“I’m certainly proud of the work we did on The Net,” he says. “One of the things we’d tell people is that it’s a movie, not a documentary. It’s always a fine line between accurate and visually interesting. I have people who would email and go, ‘Oh, that’s stupid.’ And I’d say, ‘Yes, I know.’ But you have to do it in order to get through the story.”

nextArticle.image_alt|e
AliveCor
arrow
Health
Your Apple Watch Can Now Be Paired With an FDA-Approved EKG Monitor
AliveCor
AliveCor

In addition to being able to tell time and message friends, the Apple Watch serves as a wearable health and fitness tracker: It can offer workout suggestions, monitor your heart rate, and even help detect sleep apnea in sufferers.

Now, when paired with a third-party band dubbed the AliveCor KardiaBand, it can offer something new to the Apple line: functionality as part of an FDA-approved medical device for EKG monitoring.

To be clear, the Apple Watch itself wasn’t subject to FDA approval: The company doesn’t want to slow down its development schedule by seeking the stamp of a government review process. The approval was granted to the KardiaBand wrist strap accessory, which delivers EKG monitoring that can detect signs of atrial fibrillation (heart arrhythmia) or abnormal heart rhythm by having wearers place a thumb on the band sensor and wait 30 seconds. Unusual readings can then be passed along to your doctor. (The device can differentiate between a high heart rate due to exertion and one outside the boundaries of a body at rest.)

EKG, or electrocardiography, is typically performed only in hospitals, where the heart’s electrical activity can be continuously monitored via skin-placed electrodes. Having the ability to perform the same function at home could provide early warning signs of serious complications stemming from atrial fibrillation, like a heart attack or stroke.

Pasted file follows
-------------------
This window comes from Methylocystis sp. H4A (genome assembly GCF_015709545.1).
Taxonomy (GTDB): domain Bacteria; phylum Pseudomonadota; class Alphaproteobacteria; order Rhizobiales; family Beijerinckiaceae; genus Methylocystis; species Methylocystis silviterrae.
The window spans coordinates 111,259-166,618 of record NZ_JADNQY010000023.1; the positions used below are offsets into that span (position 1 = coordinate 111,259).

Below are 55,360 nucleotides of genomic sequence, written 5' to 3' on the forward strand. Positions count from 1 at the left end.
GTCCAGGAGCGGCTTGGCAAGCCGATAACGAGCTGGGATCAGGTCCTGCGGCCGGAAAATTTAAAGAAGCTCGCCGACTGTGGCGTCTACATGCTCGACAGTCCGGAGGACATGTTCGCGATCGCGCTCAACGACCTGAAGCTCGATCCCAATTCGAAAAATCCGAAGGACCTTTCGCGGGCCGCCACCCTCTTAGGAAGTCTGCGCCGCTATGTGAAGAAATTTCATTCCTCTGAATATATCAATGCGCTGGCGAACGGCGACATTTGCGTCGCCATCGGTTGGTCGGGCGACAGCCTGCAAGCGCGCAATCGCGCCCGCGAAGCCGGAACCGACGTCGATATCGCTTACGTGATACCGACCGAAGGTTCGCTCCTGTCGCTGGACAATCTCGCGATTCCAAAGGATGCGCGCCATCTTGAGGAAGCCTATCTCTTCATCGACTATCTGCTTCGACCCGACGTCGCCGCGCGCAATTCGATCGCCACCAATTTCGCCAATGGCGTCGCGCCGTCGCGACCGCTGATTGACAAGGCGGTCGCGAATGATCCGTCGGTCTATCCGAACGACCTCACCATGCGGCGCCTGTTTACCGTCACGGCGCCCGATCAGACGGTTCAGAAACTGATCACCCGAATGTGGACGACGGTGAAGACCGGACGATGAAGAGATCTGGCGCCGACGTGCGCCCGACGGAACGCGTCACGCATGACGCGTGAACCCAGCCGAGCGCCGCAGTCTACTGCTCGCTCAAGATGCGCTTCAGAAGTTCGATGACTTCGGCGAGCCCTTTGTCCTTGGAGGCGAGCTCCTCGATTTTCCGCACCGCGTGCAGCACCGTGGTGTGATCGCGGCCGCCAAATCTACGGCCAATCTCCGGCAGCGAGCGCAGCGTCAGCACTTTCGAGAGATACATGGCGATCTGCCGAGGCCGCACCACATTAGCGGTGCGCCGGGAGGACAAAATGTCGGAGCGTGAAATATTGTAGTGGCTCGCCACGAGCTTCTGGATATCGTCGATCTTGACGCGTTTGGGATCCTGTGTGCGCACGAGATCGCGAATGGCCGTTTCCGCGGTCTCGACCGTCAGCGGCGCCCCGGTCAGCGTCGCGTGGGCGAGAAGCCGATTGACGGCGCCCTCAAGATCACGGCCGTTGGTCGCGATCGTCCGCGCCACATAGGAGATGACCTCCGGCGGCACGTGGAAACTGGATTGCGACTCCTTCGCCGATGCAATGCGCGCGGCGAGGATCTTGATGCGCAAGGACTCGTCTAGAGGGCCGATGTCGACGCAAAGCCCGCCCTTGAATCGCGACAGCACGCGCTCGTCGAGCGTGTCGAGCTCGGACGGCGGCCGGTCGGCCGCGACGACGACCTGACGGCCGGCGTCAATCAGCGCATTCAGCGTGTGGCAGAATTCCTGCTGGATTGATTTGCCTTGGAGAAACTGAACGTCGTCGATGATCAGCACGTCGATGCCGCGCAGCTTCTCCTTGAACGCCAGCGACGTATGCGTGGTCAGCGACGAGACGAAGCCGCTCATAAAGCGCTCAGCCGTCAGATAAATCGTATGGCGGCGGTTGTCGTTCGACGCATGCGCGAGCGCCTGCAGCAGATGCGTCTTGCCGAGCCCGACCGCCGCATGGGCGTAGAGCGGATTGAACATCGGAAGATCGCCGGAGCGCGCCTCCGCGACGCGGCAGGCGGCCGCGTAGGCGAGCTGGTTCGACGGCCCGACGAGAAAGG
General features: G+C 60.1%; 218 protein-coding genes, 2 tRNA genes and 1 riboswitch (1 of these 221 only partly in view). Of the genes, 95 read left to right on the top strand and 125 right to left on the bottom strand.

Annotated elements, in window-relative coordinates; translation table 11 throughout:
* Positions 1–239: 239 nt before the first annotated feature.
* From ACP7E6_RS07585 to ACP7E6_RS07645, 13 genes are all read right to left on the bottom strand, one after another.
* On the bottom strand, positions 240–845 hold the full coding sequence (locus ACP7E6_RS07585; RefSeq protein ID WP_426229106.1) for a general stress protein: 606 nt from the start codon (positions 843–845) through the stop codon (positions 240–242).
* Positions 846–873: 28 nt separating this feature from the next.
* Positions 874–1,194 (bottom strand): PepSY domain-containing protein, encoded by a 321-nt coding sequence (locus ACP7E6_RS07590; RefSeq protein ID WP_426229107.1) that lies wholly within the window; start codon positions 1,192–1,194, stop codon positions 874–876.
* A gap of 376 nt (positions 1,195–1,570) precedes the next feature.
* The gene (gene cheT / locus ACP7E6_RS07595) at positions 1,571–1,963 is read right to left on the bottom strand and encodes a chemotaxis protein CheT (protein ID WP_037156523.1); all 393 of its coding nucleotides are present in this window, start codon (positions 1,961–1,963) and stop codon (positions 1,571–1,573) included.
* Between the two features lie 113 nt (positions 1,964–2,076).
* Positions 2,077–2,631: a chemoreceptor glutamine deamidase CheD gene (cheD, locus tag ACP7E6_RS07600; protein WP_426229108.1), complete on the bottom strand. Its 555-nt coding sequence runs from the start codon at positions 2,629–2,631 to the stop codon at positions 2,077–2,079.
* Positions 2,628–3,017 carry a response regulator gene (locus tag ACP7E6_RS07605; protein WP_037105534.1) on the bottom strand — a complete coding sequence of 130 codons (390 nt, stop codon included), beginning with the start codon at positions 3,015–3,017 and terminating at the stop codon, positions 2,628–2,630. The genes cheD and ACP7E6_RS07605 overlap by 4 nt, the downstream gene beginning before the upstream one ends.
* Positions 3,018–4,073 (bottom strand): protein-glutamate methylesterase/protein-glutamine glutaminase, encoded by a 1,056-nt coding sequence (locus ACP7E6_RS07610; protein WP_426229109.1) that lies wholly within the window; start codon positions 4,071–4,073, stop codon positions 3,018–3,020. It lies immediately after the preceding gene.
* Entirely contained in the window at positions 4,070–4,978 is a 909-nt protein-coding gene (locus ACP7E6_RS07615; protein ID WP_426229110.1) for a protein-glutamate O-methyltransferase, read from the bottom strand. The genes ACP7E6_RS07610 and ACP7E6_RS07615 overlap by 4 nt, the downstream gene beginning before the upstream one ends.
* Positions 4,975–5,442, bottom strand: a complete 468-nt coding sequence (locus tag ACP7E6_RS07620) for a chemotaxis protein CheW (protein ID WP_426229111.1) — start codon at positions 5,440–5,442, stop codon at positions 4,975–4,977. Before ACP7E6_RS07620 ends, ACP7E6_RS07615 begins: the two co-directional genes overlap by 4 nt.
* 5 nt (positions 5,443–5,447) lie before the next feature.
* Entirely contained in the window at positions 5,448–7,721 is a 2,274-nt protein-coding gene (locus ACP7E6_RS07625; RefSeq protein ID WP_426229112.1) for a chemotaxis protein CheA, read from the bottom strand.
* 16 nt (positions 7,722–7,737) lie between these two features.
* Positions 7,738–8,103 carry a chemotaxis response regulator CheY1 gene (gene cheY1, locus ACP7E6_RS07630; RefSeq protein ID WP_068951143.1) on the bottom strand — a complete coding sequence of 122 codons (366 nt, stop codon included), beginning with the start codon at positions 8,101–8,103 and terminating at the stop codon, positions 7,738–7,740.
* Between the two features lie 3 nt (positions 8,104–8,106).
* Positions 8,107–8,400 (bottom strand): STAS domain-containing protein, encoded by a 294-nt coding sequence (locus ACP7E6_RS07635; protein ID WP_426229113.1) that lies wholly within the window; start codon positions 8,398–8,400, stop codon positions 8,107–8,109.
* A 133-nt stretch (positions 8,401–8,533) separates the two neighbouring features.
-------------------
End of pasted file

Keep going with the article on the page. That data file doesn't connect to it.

The KardiaBand is available now for $199. While not required, a subscription to AliveCor’s monitoring software adds cloud storage and monthly physician reports and costs $99 annually.

[h/t 9to5mac.com]

nextArticle.image_alt|e
iStock
arrow
technology
That A[?] Autocorrection Isn’t the Only Glitch Bugging iPhone Users
iStock
iStock

If you’ve spent the past several weeks retyping and explaining the weird iPhone 11 glitch that’s turning your “I”s into “A[?]”s, there’s a pretty easy fix for it. But prepare to find yourself annoyed all over again, as the phones are making yet another frustrating autocorrection by changing the word it to I.T.

Though Mashable reports that the problem is not as widespread as the bizarre A[?] problem, the fact that it's regularly changing such a common word is understandably maddening for users affected by the bug. Some people have also reported that their smartphones are automatically changing is to I.S., which is even more nonsensical.

As with the previous issue, MacRumors reports that there is a workaround—two of them, actually:

A temporary workaround is to tap Settings > General > Keyboard > Text Replacement and enter "it" as both the phrase and shortcut, but some users insist this solution does not solve the problem.

A less ideal workaround is to toggle off auto-correction and/or predictive suggestions completely under Settings > General > Keyboard.

The company has yet to say whether iPhone users will have to update their software in order to ensure that this doesn’t become an ongoing problem.

[h/t: Mashable]

SECTIONS

arrow
LIVE SMARTER
More from mental floss studios